Turkey, EU discuss methods to combat terrorism

Turkish Foreign Ministry announces Turkey and European Union hold discussion to coordinate and cooperate efforts in order to combat terrorism

Photo by: AA
Photo by: AA

Updated Jul 28, 2015

Turkish Foreign Ministry announced on Wednesday that Turkey and European Union (EU) have discussed to coordinate and cooperate efforts in order to combat terrorism on June 23.

The ministry statement said, “Turkey and the EU are already close partners in the fight against terrorism, and they recognise the importance of closer coordination and cooperation in this field. Terrorism poses a direct threat to our countries and our people. International cooperation is a key to countering these threats.”

“Today's meeting explored a number of ways through which Turkey-EU contra terrorism (CT) cooperation can be strengthened and enhanced with a view to addressing CT issues of mutual interest,” the statement added.

Turkey has been dealing with various threats posed by different armed groups on its southern and eastern borders following the Syrian civil war which has particularly created a havoc across its southeastern borders in addition to the chaotic conditions already existing in Iraq after the occupation of Iraq by the US-led coalition forces.

Turkey’s Syrian border has recently been a scene for clashing parties of ISIS and the People’s Protection Units (YPG) which is the military wing of the Syrian Kurdish Democratic Union Party (PYD).

The PYD is considered by Turkey as the Syrian affiliate of the outlawed PKK which is recognised as a terrorist organisation by Turkey as well as the US, NATO and the EU. ISIS, which is the PYD’s nemesis in northern Syria, has also been recognised as a terrorist group by the same bloc.

Turkey has long been confronted with armed attacks in its southeastern regions by the PKK, which was founded in 1974 by Abdullah Ocalan - the currently imprisoned leader of the militant organisation - and his supporters.

Armed clashes and acts of violence have continued on and off for more than 30 years, and claimed more than 40,000 lives.

Turkey’s Mosul Consulate personnel were taken hostage by the ISIS militants after the group claimed the city of Mosul. They were released following long discussions.

Turkey has also paid a heavy price when Kobane [Ayn al Arab in Arabic], one of the PYD-controlled “cantons,” in northern Syria was besieged by ISIS in September 2014 and had been the scene of a bloody fight for four consecutive months with thousands of casualties.  

During the siege of Kobane, Selahattin Demirtas, the co-chair of the pro-Kurdish Peoples’ Democratic Party (HDP) of Turkey, called his party’s supporters to the streets to rally in support of Kobane on Oct. 6-7, 2014.

The protests, now called the Oct. 6-7 incidents, triggered bloody attacks on conservative Kurdish groups primarily with the Kurdish Free Cause Party (Huda-Par) supporters by the youth arm of PKK. The HDP is blamed for the attacks and the deaths of more than 40 people.

The incidents almost caused the country to lose its peace process with Turkey’s Kurds officially called “Resolution Process.” At the end of 2012, when the PYD-led Kurds had consolidated their power in northern Syria, Turkey announced a peace initiative following its previous “Democratic Initiative,” dated back to July 2009 and the PKK seemed responsive under the instructions of its leader, Abdullah Ocalan.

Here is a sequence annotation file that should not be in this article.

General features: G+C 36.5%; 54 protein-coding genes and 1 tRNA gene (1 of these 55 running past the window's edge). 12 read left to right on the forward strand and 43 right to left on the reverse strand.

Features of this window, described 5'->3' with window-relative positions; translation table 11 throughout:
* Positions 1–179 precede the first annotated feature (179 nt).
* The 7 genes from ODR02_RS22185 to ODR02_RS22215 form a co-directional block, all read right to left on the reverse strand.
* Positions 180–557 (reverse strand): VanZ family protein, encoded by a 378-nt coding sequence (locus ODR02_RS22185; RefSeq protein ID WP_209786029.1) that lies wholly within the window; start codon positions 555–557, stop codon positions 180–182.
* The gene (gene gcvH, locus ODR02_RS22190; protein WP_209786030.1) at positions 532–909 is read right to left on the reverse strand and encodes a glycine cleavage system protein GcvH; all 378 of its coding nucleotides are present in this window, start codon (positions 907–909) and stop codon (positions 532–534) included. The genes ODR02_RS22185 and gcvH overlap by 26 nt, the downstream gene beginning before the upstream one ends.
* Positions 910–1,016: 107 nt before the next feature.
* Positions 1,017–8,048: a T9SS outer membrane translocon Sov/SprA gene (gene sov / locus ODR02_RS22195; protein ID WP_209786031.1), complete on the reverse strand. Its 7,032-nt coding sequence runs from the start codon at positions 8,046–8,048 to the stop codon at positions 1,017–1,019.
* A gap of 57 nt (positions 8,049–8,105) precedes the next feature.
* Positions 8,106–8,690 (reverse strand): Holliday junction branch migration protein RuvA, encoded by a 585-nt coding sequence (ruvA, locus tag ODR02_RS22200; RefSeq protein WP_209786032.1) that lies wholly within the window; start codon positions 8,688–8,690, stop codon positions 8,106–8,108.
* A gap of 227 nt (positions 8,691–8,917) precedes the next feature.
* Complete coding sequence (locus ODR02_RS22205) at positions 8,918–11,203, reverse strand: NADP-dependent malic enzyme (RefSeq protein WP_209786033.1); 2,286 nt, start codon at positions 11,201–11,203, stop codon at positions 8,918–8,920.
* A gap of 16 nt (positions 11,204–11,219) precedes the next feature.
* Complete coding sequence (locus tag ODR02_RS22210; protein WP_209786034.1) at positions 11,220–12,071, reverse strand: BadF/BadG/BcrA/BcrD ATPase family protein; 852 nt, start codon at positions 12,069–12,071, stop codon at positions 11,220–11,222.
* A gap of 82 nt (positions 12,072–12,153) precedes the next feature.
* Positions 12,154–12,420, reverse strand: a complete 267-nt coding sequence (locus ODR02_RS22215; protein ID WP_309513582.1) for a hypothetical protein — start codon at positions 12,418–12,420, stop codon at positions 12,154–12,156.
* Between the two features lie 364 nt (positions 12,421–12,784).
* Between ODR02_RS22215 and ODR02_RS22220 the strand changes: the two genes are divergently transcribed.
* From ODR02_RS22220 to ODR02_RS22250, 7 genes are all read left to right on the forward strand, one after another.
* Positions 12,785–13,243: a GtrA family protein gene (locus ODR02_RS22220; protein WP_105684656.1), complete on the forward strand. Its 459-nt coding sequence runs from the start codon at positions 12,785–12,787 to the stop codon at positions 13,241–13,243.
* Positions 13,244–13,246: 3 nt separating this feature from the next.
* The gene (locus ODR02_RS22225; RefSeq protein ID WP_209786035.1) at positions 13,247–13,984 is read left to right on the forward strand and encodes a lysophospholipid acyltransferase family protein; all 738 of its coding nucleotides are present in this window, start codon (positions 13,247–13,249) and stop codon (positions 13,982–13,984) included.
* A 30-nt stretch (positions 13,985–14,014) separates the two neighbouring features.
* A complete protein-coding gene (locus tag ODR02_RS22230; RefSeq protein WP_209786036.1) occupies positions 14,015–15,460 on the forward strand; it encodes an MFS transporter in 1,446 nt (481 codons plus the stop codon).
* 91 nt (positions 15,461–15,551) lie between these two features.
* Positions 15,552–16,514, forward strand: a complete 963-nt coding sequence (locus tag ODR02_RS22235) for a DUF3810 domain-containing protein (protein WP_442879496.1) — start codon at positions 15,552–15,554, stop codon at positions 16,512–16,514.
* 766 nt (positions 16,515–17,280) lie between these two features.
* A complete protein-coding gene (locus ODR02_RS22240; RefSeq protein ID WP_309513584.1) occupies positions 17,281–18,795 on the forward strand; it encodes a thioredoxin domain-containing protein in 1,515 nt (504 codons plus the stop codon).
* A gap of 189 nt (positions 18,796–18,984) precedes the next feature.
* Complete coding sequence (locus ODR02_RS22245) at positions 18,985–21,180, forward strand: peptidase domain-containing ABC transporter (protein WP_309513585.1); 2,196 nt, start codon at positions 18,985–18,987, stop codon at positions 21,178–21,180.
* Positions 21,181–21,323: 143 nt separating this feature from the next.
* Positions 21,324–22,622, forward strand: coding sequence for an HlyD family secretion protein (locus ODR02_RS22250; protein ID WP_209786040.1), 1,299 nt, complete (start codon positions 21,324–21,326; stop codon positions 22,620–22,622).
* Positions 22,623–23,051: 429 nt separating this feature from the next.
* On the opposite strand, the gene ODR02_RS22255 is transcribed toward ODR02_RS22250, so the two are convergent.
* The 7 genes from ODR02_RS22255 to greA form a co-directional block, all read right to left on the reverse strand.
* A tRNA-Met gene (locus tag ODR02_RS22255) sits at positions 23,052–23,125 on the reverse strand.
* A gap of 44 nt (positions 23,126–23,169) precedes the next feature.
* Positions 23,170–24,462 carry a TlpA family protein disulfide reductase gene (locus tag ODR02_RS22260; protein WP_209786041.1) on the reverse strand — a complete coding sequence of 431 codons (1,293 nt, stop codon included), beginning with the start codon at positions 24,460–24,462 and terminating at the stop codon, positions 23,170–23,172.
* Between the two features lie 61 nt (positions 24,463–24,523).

The capture of Tal Abyad by the YPG from ISIS could be another testing ground for Turkey. Tal Abyad is located between Kobane and Jazira “cantons” and has a strategic importance because it commands the major trade and smuggling routes to Raqqa which is the first major city conquered by ISIS. Now, by taking control of Tal Abyad, the PYD is able to join both “cantons.”

In November 2013, the PYD announced three autonomous areas or “cantons” which are Afrin, Jazira and Kobane from west to the east following withdrawal of Syrian regime forces from mostly Kurdish inhabited areas such as Afrin, Kobane, and Amuda where the YPG took control in July 2012 in the course of the Syrian civil war.

Turkey’s cabinet has discussed in its first post-election meeting the Kurdish “cantons.”

Turkish government spokesman Deputy Prime Minister Bulent Arinc said, “We keep saying that in northern Syria, no formations which threaten Turkey should be allowed. But recent developments began indicating an emergency situation for Turkey. In the cabinet meeting we have discussed military measures, particularly in terms of operation plans, in order to ensure Turkey’s border security against the incidents happening in Syria,” following the meeting on June 15.   

“Turkey does not oppose the bombing campaign of the coalition forces against the targets of ISIS. However, we see signs of a formula to make ‘cantons’ join by the coalition forces. Turkish premiership has warned them and given a notice,” he added.

Turkey and the US-led coalition forces seem to have some differences in terms of priorities in northern Syria. Turkey is concerned with the PYD activities in northern Syria along the Turkish border as much as it is concerned with the ISIS activities. However, the coalition is incomparably supportive of the PYD activities against ISIS which has heavily been bombarded by the coalition in coordination with the PYD march.

The PYD’s co-chairman Salih Muslim said, in an interview with Turkish daily Hurriyet, “We don’t have a project aimed at founding a Kurdish state,” replying a question on Ankara’s increasing concerns over the PYD activities. “Our concern is protecting ourselves, our people from the treachery of ISIS,” he added.

He has made his comments in Rome where he has been a speaker for a panel invited by the Italian government.

Meanwhile the YPG forces have kept advancing toward Raqqa, the self-proclaimed capital of ISIS.

TRTWorld and agencies